Five stories making global property headlines:
New Yorkers flee to lower-tax Miami
Miami is attracting a rising number of buyers from New York, as officials in high-tax US states warn that wealthy residents are fleeing to lower-tax states. New York governor Andrew Cuomo has blamed a $2.3bn state revenue shortfall on new federal tax laws, which capped deductions for state and local taxes at $10,000, and mentioned Florida as an attractive option for New Yorkers as a result of the changes.
Covering his comments, The Wall Street Journal reported that Florida had the highest net domestic migration between July 2017 and 2018, according to US census data. While house price growth nationwide has been slowing, the median price for condominiums in Miami-Dade County grew 2 per cent year on year in the fourth quarter of 2018.
Slump in building approvals signals Australian slowdown
Building approvals for apartments plunged 18.8 per cent in Australia in December, in the latest sign of a slowdown in the country’s property market. The FT reported that approvals for housing fell 2.2 per cent over the same period. Overall, approvals fell 8.4 per cent month on month in seasonally adjusted terms, according to the Australian Bureau of Statistics.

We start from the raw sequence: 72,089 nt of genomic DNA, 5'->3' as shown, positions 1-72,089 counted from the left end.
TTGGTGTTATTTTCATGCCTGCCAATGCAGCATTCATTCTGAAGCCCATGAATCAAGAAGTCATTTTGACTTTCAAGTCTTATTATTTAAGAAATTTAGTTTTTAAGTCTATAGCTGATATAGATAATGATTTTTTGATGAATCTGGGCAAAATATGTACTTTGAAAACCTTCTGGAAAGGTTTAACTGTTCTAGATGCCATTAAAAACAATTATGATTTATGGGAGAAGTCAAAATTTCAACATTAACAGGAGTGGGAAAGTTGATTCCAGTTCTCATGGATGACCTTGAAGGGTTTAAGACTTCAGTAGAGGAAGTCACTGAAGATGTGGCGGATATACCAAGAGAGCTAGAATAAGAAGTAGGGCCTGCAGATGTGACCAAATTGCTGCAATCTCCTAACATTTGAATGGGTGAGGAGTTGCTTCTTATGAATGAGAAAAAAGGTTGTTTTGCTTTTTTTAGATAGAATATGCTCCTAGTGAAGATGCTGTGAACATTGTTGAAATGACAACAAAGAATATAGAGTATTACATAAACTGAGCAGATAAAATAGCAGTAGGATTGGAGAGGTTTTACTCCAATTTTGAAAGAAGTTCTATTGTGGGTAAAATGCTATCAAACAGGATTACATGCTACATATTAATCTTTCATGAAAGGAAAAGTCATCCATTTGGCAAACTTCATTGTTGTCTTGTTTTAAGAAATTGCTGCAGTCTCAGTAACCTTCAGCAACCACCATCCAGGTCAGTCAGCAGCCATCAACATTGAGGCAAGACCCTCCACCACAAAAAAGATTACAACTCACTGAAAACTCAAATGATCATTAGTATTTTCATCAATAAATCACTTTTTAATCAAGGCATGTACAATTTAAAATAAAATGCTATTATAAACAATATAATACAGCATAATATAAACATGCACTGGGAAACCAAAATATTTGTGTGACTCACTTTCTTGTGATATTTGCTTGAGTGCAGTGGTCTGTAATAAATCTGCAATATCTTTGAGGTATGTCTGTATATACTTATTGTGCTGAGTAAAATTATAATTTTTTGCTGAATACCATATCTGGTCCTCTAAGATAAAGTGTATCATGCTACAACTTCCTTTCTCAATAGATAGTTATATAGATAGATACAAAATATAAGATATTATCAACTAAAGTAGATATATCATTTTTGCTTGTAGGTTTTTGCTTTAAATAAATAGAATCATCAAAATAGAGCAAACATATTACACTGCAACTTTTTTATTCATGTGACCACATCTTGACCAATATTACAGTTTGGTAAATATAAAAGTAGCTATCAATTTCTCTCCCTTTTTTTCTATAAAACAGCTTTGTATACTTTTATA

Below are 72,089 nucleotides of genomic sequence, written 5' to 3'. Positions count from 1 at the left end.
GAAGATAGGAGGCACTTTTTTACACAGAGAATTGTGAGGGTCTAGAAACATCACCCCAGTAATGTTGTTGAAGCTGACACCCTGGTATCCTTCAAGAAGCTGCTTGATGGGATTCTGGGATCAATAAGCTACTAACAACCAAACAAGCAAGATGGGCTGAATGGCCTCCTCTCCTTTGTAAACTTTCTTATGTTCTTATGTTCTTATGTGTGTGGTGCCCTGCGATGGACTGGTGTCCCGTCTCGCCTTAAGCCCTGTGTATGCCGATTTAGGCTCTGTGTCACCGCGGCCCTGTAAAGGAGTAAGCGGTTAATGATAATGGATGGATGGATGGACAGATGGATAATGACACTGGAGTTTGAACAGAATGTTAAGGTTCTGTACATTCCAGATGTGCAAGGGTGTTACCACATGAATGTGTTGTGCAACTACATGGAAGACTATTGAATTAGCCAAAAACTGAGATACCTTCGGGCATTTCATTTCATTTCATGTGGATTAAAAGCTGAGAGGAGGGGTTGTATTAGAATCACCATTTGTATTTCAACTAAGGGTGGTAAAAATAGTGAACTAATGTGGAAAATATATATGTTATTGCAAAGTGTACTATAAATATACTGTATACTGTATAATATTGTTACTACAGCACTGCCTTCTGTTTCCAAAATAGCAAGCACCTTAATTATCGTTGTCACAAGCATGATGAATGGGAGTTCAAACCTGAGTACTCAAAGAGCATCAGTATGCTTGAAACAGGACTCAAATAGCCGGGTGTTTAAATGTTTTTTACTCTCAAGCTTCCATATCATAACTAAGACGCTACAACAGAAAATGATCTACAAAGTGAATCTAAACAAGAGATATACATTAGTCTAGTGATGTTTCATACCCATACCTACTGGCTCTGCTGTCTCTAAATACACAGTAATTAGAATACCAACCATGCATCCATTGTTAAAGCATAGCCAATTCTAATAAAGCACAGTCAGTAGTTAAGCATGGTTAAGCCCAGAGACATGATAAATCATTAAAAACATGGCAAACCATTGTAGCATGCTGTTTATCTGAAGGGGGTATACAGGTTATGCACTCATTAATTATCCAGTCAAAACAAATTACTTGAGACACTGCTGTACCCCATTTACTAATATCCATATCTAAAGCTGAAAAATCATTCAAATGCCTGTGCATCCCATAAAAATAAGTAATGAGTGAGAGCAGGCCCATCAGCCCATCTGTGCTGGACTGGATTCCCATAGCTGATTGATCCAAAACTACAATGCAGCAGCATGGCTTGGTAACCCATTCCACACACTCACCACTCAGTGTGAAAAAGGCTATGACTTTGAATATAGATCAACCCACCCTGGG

Gulf investors forecast to lead rise in foreign buyers in India
The number of non-resident Indians buying residential property in the country will increase on the back of tax reliefs and exemptions announced in the interim budget, property commentators predict. Shajai Jacob, Gulf regional chief executive of Anarock Property Consultants, told Arabian Business he expects to see a “significant increase” in buyers in the coming months, particularly from the Gulf region.
Rental demand drives investment of £36bn in UK property
Rising demand for rental property from UK residents will drive investment of £36bn in new homes for rent by 2025, a study suggests. The London Evening Standard covered research by estate agent Knight Frank, which predicted an additional 560,000 households will be living in the private rented sector by 2023. More than half of current investment is in London.
Dubai buyers in line for ocean ownership rights
Buyers of new Dh20m ($5.4m) floating homes in Dubai could also own an area of ocean in what developer Kleindienst Group claims would be a world first. The Khaleej Times reported that government authorities have registered the developer’s Floating Seahorse homes as villas. Subject to approval, the company said this meant buyers would be able to treat each 4,000 sq ft split-level villa in the same way as an onshore property and own the ocean plot beneath it.
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